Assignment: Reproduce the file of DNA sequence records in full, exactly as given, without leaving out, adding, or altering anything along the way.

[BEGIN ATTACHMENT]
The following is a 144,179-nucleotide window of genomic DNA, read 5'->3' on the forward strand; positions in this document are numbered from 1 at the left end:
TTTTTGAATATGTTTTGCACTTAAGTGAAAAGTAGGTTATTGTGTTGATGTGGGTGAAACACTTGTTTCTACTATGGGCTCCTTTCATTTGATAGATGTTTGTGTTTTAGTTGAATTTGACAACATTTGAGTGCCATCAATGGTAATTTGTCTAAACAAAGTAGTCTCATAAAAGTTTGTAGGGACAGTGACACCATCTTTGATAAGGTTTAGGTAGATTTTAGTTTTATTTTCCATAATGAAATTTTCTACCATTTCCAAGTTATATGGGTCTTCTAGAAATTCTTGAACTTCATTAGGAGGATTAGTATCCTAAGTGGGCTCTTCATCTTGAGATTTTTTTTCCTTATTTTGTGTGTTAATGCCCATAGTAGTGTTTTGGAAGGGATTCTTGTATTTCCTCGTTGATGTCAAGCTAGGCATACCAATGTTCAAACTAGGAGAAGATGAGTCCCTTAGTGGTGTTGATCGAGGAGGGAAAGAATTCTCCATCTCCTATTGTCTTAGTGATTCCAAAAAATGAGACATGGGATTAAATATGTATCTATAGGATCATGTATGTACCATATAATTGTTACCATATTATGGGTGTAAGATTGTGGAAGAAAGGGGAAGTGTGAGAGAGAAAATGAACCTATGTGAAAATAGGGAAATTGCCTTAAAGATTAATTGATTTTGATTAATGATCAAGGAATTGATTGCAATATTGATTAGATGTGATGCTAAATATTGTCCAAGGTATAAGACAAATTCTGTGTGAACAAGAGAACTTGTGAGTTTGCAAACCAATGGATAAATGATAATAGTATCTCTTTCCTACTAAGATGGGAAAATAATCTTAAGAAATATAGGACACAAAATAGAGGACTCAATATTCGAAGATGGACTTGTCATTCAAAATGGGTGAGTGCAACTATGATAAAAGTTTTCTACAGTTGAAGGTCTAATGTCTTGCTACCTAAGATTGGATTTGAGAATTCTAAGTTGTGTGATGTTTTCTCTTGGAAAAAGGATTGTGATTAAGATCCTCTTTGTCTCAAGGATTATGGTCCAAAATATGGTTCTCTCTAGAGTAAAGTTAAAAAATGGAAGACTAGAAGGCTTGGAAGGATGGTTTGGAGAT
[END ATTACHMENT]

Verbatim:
The following is a 144,179-nucleotide window of genomic DNA, read 5'->3' on the forward strand; positions in this document are numbered from 1 at the left end:
TTTTTGAATATGTTTTGCACTTAAGTGAAAAGTAGGTTATTGTGTTGATGTGGGTGAAACACTTGTTTCTACTATGGGCTCCTTTCATTTGATAGATGTTTGTGTTTTAGTTGAATTTGACAACATTTGAGTGCCATCAATGGTAATTTGTCTAAACAAAGTAGTCTCATAAAAGTTTGTAGGGACAGTGACACCATCTTTGATAAGGTTTAGGTAGATTTTAGTTTTATTTTCCATAATGAAATTTTCTACCATTTCCAAGTTATATGGGTCTTCTAGAAATTCTTGAACTTCATTAGGAGGATTAGTATCCTAAGTGGGCTCTTCATCTTGAGATTTTTTTTCCTTATTTTGTGTGTTAATGCCCATAGTAGTGTTTTGGAAGGGATTCTTGTATTTCCTCGTTGATGTCAAGCTAGGCATACCAATGTTCAAACTAGGAGAAGATGAGTCCCTTAGTGGTGTTGATCGAGGAGGGAAAGAATTCTCCATCTCCTATTGTCTTAGTGATTCCAAAAAATGAGACATGGGATTAAATATGTATCTATAGGATCATGTATGTACCATATAATTGTTACCATATTATGGGTGTAAGATTGTGGAAGAAAGGGGAAGTGTGAGAGAGAAAATGAACCTATGTGAAAATAGGGAAATTGCCTTAAAGATTAATTGATTTTGATTAATGATCAAGGAATTGATTGCAATATTGATTAGATGTGATGCTAAATATTGTCCAAGGTATAAGACAAATTCTGTGTGAACAAGAGAACTTGTGAGTTTGCAAACCAATGGATAAATGATAATAGTATCTCTTTCCTACTAAGATGGGAAAATAATCTTAAGAAATATAGGACACAAAATAGAGGACTCAATATTCGAAGATGGACTTGTCATTCAAAATGGGTGAGTGCAACTATGATAAAAGTTTTCTACAGTTGAAGGTCTAATGTCTTGCTACCTAAGATTGGATTTGAGAATTCTAAGTTGTGTGATGTTTTCTCTTGGAAAAAGGATTGTGATTAAGATCCTCTTTGTCTCAAGGATTATGGTCCAAAATATGGTTCTCTCTAGAGTAAAGTTAAAAAATGGAAGACTAGAAGGCTTGGAAGGATGGTTTGGAGAT